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Vince v. Wilson

(1989)

Vermont Supreme Court - 151 Vt. 425

tl;dr:

Plaintiff injured in a car accident sued the grandaunt who purchased the car and the salesman and car sales place; Court held that there was a prima facie case for negligent entrustment for all three.

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Facts & HoldingVince v. Wilson case brief facts & holding

Facts:Plaintiff was seriously injured in an automobile incident, and brought...

Holding:The VT Supreme Court ruled that the claims against Gardner...

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Majority opinion, author: Mahady, J.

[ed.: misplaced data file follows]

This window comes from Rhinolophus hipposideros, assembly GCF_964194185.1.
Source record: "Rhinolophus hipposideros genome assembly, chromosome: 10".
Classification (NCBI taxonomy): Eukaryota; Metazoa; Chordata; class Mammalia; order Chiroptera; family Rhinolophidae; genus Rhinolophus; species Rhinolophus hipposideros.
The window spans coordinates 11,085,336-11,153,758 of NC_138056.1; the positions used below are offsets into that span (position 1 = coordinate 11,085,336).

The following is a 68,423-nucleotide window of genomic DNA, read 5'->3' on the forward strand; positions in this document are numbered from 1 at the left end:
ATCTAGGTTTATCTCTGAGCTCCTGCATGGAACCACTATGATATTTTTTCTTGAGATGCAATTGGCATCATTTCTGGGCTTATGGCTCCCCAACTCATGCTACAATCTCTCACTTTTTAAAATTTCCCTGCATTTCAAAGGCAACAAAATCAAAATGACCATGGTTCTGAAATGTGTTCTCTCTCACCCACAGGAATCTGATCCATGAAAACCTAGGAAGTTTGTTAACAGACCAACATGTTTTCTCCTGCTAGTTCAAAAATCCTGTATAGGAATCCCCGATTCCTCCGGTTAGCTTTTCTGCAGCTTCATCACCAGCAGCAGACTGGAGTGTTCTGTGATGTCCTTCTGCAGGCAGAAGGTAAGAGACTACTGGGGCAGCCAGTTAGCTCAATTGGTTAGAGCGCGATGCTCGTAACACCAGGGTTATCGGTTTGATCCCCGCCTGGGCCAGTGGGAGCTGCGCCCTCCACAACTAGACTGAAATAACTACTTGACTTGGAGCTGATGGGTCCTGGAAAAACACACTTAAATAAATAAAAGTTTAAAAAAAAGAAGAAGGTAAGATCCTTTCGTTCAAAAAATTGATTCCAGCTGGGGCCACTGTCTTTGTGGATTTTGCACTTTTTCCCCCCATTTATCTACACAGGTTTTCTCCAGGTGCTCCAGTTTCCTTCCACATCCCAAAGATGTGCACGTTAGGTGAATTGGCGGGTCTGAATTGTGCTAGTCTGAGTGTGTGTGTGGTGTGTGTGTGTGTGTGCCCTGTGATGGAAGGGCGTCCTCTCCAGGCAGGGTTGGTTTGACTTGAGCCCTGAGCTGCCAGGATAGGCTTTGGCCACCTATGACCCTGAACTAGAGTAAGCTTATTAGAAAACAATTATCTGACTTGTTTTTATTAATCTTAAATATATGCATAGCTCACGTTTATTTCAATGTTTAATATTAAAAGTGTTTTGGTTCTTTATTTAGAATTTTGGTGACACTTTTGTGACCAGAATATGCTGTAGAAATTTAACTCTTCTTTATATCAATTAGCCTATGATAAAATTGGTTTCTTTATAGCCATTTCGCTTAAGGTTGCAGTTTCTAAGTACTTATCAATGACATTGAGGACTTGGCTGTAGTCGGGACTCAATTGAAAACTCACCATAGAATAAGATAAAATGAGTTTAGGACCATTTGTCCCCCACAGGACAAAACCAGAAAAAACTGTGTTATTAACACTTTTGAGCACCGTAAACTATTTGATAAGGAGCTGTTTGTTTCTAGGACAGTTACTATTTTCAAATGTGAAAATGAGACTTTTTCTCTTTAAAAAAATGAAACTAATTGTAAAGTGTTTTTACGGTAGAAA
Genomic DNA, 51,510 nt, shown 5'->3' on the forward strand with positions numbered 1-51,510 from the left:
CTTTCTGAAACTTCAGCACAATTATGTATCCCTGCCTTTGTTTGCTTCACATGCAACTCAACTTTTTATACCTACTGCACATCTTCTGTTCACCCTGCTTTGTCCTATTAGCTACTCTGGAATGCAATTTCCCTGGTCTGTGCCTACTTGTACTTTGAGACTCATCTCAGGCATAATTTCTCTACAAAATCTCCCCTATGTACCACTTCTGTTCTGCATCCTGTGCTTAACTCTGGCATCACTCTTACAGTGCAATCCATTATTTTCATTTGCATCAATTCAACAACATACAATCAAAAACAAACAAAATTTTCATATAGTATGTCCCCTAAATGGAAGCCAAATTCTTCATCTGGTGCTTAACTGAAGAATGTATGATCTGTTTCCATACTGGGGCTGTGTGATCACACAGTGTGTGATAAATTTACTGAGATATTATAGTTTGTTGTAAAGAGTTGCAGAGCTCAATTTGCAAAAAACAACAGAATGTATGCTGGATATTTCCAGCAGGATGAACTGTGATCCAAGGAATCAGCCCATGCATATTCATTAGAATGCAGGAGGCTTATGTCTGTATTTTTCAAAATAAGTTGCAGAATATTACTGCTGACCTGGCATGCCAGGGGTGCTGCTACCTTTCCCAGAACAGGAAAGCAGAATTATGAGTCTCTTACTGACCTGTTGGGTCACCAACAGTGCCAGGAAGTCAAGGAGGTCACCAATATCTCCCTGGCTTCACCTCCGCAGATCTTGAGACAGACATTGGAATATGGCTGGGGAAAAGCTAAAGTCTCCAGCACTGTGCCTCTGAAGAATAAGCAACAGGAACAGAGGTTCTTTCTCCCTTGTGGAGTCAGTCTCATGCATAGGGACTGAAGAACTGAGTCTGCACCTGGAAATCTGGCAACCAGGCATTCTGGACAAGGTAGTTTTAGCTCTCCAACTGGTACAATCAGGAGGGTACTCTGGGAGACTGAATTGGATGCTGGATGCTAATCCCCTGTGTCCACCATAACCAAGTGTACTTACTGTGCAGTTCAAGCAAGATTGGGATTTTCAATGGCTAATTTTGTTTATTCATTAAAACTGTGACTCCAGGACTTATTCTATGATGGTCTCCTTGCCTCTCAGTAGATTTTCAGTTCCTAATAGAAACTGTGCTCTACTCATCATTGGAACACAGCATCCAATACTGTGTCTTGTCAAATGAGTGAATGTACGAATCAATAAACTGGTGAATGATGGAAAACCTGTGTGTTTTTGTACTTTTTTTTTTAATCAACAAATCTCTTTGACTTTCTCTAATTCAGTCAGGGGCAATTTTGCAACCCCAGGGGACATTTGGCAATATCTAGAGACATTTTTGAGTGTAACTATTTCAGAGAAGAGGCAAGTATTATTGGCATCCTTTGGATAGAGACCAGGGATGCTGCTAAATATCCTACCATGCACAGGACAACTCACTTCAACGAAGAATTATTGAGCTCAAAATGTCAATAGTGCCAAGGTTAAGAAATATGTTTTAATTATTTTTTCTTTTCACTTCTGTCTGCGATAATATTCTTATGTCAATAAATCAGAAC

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The case involves a personal injury claim arising from a car accident where the plaintiff was a passenger in a car purchased by her grandnephew with funding provided by the defendant Wilson. The trial court erred in directing verdicts in favor of Ace Auto Sales and its president Gary Gardner. The claim against Wilson for negligent entrustment was submitted to the jury, and they returned a verdict in favor of the plaintiff. The court affirmed the decision to submit the question to the jury and remanded for further proceedings. The plaintiff argues that the tort of negligent entrustment should apply to a person who knowingly provides funding to an incompetent driver to purchase a vehicle and to a person who knowingly sells a vehicle to an incompetent driver. Defendants argue that recovery under a claim of negligent entrustment should be limited to situations where the defendant is the owner or has the right to control the instrumentality entrusted. Some courts have applied the rule of negligent entrustment more broadly, allowing recovery against automobile dealers or individuals who funded the purchase of a car for an incompetent driver. Liability is established if the defendant had ownership and control over the instrumentality at the time it was turned over to an incompetent individual. The Restatement of Torts serves as the basis for both lines of cases. According to the Restatement (Second) of Torts, a person who supplies a chattel to another, knowing or having reason to know that the user is likely to use it in a manner involving unreasonable risk of physical harm to themselves or others, is liable for resulting physical harm. This rule applies to sellers, lessors, donors, lenders, and all kinds of bailors, regardless of whether the bailment is gratuitous or for a consideration. The cases that limit liability to situations where the defendant owns or has control over the instrumentality have been criticized by legal commentators. The negligence of the owner in entrusting the instrumentality to an incompetent user, combined with the user's careless operation, creates liability.

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